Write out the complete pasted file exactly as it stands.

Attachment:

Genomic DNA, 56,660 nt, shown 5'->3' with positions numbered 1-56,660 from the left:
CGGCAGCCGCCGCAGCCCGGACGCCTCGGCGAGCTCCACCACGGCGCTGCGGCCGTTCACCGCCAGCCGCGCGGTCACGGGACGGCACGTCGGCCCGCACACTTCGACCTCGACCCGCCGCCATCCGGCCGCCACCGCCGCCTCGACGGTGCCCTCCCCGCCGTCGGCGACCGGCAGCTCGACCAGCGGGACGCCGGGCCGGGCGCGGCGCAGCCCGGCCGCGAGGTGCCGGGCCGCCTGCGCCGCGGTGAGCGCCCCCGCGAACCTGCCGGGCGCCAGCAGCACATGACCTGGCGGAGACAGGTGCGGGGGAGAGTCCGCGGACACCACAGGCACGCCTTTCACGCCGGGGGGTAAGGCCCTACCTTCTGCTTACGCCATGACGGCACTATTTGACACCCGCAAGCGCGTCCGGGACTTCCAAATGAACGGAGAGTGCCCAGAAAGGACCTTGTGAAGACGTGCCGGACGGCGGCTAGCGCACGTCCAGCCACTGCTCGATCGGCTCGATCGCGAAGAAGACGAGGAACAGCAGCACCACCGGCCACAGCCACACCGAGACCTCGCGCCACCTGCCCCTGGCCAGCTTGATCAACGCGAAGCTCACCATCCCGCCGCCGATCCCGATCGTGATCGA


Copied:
Genomic DNA, 56,660 nt, shown 5'->3' with positions numbered 1-56,660 from the left:
CGGCAGCCGCCGCAGCCCGGACGCCTCGGCGAGCTCCACCACGGCGCTGCGGCCGTTCACCGCCAGCCGCGCGGTCACGGGACGGCACGTCGGCCCGCACACTTCGACCTCGACCCGCCGCCATCCGGCCGCCACCGCCGCCTCGACGGTGCCCTCCCCGCCGTCGGCGACCGGCAGCTCGACCAGCGGGACGCCGGGCCGGGCGCGGCGCAGCCCGGCCGCGAGGTGCCGGGCCGCCTGCGCCGCGGTGAGCGCCCCCGCGAACCTGCCGGGCGCCAGCAGCACATGACCTGGCGGAGACAGGTGCGGGGGAGAGTCCGCGGACACCACAGGCACGCCTTTCACGCCGGGGGGTAAGGCCCTACCTTCTGCTTACGCCATGACGGCACTATTTGACACCCGCAAGCGCGTCCGGGACTTCCAAATGAACGGAGAGTGCCCAGAAAGGACCTTGTGAAGACGTGCCGGACGGCGGCTAGCGCACGTCCAGCCACTGCTCGATCGGCTCGATCGCGAAGAAGACGAGGAACAGCAGCACCACCGGCCACAGCCACACCGAGACCTCGCGCCACCTGCCCCTGGCCAGCTTGATCAACGCGAAGCTCACCATCCCGCCGCCGATCCCGATCGTGATCGA